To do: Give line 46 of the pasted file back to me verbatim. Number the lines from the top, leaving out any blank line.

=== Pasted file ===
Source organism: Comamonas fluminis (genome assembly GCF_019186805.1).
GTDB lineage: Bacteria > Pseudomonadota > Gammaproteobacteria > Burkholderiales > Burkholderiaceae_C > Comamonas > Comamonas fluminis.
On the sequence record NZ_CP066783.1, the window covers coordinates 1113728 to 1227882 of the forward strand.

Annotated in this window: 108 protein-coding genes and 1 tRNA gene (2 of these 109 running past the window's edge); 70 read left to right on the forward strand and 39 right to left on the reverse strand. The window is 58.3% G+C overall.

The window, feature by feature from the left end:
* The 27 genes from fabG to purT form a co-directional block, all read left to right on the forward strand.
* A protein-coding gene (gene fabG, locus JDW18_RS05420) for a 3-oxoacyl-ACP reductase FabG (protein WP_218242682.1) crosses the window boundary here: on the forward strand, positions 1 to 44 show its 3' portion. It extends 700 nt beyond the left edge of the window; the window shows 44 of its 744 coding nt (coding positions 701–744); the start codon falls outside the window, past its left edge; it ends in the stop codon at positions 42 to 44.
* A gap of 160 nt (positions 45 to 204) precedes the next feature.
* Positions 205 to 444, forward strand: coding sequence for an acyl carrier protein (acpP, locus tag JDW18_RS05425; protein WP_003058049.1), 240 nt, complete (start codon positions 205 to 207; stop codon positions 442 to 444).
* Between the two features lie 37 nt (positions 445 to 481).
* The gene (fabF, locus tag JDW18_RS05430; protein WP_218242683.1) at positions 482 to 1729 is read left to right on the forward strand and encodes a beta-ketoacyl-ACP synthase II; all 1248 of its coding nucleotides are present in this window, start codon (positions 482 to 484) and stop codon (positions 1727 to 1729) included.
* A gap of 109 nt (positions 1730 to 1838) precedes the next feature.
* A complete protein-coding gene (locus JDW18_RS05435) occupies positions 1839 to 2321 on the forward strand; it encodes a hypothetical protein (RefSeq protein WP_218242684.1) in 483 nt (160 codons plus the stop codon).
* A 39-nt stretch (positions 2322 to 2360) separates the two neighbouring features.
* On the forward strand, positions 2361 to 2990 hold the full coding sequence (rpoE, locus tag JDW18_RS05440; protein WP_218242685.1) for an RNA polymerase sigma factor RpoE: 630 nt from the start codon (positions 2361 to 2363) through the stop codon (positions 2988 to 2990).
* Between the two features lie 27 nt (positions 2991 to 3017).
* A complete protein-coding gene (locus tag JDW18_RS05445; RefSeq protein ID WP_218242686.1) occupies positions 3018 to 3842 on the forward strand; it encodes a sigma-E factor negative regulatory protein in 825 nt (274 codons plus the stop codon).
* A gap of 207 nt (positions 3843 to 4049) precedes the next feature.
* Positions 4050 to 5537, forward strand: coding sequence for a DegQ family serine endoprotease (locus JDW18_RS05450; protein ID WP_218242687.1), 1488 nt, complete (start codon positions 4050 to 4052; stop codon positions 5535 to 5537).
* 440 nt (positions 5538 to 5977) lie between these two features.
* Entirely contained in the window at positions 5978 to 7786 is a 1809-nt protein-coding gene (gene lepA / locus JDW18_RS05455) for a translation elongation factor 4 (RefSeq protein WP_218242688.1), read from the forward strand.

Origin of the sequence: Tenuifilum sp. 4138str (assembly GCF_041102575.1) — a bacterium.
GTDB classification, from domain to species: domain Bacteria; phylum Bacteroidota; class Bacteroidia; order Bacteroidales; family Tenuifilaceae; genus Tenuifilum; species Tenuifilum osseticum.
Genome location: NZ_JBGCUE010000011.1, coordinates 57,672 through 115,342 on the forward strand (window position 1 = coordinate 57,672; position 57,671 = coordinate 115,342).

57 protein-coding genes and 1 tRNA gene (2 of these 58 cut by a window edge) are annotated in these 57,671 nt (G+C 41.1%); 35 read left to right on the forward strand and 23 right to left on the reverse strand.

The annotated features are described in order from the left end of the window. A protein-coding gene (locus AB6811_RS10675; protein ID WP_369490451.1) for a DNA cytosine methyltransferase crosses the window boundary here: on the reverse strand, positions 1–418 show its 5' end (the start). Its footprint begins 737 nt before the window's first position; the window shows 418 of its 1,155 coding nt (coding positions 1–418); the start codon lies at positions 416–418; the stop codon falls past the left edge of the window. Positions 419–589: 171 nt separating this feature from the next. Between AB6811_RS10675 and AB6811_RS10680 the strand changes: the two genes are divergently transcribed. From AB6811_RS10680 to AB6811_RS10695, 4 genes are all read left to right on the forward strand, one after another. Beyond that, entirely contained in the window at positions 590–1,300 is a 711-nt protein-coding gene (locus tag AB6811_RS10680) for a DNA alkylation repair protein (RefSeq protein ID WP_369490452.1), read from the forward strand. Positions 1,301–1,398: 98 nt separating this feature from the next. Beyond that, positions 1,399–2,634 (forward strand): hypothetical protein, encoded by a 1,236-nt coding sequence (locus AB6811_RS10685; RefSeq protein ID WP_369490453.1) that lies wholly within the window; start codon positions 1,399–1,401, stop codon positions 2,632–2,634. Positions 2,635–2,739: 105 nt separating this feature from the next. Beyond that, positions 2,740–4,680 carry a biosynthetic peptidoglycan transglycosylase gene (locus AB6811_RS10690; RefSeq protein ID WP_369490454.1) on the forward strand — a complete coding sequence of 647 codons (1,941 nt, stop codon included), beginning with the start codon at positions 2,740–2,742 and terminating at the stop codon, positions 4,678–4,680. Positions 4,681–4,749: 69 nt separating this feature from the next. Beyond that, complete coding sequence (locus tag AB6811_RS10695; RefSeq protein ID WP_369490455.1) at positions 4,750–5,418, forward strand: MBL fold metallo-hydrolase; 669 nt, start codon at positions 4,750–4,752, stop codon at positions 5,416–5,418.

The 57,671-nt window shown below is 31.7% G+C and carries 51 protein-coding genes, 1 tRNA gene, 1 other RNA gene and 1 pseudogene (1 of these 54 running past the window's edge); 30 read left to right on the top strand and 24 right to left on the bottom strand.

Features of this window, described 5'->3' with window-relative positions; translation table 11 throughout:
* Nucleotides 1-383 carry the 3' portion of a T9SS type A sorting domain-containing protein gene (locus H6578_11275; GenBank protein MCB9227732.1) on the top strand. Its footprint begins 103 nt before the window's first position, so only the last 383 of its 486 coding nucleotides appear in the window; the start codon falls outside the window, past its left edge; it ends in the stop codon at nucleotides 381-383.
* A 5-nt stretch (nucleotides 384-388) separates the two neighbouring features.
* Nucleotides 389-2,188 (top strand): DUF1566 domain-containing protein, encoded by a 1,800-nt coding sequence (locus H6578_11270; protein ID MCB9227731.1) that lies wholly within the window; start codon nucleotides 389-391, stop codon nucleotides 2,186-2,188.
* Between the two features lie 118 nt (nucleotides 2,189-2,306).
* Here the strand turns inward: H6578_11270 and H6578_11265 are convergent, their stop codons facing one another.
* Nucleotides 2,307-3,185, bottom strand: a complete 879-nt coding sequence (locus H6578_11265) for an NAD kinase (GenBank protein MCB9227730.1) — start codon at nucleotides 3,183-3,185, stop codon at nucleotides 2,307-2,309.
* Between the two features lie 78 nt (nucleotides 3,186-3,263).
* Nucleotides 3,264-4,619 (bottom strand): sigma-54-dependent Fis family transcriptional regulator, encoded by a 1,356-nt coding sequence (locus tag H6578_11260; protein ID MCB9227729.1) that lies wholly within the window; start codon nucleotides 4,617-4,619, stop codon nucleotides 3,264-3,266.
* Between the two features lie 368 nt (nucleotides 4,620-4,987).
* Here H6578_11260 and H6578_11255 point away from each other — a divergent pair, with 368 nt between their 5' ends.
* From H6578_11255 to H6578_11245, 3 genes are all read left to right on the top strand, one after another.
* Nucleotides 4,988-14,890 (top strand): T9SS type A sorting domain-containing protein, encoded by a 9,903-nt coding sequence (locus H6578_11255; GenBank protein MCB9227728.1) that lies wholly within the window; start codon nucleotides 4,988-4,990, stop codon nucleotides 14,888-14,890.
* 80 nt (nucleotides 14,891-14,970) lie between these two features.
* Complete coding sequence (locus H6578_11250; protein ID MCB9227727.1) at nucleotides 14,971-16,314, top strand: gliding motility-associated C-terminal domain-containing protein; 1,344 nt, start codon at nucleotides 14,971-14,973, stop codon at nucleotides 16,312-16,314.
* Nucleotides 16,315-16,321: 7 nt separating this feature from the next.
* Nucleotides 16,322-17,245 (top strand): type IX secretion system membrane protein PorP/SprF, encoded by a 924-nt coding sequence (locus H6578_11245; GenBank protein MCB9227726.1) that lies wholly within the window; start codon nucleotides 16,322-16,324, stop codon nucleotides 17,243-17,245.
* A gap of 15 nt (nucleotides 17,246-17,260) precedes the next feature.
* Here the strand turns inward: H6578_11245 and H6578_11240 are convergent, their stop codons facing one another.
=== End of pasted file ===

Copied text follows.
* Here the strand turns inward: H6578_11245 and H6578_11240 are convergent, their stop codons facing one another.